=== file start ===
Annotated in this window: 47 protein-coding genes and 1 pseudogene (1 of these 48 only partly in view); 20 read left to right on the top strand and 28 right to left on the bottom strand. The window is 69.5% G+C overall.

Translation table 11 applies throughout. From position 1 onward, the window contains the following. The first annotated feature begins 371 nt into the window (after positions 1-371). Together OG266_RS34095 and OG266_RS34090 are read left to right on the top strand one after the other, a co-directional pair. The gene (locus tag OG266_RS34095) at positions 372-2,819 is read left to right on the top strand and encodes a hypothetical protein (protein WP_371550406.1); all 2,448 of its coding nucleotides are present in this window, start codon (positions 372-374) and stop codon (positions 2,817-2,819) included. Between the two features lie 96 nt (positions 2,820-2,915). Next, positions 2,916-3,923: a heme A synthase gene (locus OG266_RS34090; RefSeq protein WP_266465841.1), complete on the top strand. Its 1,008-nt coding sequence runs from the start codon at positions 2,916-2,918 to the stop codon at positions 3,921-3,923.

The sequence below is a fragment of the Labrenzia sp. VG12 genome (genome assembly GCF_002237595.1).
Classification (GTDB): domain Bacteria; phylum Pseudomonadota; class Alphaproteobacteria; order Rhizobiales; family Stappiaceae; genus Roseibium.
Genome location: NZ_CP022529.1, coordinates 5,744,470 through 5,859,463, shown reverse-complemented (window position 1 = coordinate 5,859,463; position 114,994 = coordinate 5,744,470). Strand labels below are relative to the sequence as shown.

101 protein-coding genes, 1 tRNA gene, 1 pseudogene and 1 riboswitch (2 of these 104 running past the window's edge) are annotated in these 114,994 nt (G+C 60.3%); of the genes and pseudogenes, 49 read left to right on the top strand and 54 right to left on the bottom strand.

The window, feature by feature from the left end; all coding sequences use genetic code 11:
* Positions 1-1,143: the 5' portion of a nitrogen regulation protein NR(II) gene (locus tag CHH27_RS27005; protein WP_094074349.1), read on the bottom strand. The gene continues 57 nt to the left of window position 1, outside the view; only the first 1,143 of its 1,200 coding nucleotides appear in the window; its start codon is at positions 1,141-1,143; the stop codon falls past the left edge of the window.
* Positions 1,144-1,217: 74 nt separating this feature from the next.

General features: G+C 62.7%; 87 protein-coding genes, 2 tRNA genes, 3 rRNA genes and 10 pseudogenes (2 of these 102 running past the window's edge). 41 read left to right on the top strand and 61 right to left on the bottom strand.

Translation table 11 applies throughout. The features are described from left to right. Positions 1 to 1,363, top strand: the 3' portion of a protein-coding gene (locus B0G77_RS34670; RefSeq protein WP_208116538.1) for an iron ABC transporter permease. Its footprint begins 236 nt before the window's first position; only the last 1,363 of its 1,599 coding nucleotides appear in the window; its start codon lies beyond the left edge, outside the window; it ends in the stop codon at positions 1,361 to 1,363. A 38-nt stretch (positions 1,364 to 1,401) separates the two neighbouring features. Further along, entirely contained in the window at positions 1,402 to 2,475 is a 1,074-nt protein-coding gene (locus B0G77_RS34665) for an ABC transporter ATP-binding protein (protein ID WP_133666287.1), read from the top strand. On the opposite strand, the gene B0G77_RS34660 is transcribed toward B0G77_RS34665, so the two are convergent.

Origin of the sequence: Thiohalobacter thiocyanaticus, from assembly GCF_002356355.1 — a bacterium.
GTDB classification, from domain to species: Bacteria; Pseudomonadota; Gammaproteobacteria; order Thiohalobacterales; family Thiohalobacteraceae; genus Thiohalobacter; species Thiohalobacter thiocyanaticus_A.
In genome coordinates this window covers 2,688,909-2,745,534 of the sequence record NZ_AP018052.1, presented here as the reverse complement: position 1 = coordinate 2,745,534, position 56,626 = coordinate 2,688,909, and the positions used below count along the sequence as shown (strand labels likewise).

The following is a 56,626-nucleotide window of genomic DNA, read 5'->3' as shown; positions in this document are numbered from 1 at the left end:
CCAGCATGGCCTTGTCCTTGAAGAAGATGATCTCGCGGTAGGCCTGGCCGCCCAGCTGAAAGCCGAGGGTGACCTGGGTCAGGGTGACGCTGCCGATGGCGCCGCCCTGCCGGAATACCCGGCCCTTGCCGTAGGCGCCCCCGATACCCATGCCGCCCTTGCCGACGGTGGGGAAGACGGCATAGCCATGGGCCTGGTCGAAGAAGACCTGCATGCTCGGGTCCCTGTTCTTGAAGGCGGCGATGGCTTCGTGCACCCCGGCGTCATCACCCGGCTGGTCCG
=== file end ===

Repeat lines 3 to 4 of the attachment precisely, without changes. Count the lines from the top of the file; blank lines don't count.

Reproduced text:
The sequence below is a fragment of the Labrenzia sp. VG12 genome (genome assembly GCF_002237595.1).
Classification (GTDB): domain Bacteria; phylum Pseudomonadota; class Alphaproteobacteria; order Rhizobiales; family Stappiaceae; genus Roseibium.